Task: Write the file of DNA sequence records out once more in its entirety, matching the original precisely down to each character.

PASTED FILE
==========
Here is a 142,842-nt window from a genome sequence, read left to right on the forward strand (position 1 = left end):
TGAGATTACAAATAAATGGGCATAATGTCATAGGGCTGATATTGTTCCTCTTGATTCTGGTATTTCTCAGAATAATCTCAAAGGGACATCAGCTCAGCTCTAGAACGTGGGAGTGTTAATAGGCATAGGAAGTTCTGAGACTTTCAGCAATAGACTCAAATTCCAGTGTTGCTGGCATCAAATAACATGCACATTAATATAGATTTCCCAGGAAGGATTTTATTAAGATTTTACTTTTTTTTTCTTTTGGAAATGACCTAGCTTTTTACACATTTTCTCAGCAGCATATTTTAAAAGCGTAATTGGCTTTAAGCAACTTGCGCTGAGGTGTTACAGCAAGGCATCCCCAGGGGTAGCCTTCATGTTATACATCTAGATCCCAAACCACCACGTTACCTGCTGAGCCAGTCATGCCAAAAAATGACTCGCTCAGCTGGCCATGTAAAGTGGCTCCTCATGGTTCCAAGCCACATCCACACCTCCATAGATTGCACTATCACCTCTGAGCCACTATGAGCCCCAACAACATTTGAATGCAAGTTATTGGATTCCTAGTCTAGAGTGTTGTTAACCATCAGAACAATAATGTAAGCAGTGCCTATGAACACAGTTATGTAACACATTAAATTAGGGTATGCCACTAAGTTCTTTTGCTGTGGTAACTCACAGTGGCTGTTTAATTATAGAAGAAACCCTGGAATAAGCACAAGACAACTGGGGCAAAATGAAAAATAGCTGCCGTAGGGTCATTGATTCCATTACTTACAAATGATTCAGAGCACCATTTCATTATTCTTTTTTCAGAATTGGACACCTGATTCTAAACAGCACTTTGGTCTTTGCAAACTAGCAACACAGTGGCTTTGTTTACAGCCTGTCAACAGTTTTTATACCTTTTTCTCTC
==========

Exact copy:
Here is a 142,842-nt window from a genome sequence, read left to right on the forward strand (position 1 = left end):
TGAGATTACAAATAAATGGGCATAATGTCATAGGGCTGATATTGTTCCTCTTGATTCTGGTATTTCTCAGAATAATCTCAAAGGGACATCAGCTCAGCTCTAGAACGTGGGAGTGTTAATAGGCATAGGAAGTTCTGAGACTTTCAGCAATAGACTCAAATTCCAGTGTTGCTGGCATCAAATAACATGCACATTAATATAGATTTCCCAGGAAGGATTTTATTAAGATTTTACTTTTTTTTTCTTTTGGAAATGACCTAGCTTTTTACACATTTTCTCAGCAGCATATTTTAAAAGCGTAATTGGCTTTAAGCAACTTGCGCTGAGGTGTTACAGCAAGGCATCCCCAGGGGTAGCCTTCATGTTATACATCTAGATCCCAAACCACCACGTTACCTGCTGAGCCAGTCATGCCAAAAAATGACTCGCTCAGCTGGCCATGTAAAGTGGCTCCTCATGGTTCCAAGCCACATCCACACCTCCATAGATTGCACTATCACCTCTGAGCCACTATGAGCCCCAACAACATTTGAATGCAAGTTATTGGATTCCTAGTCTAGAGTGTTGTTAACCATCAGAACAATAATGTAAGCAGTGCCTATGAACACAGTTATGTAACACATTAAATTAGGGTATGCCACTAAGTTCTTTTGCTGTGGTAACTCACAGTGGCTGTTTAATTATAGAAGAAACCCTGGAATAAGCACAAGACAACTGGGGCAAAATGAAAAATAGCTGCCGTAGGGTCATTGATTCCATTACTTACAAATGATTCAGAGCACCATTTCATTATTCTTTTTTCAGAATTGGACACCTGATTCTAAACAGCACTTTGGTCTTTGCAAACTAGCAACACAGTGGCTTTGTTTACAGCCTGTCAACAGTTTTTATACCTTTTTCTCTC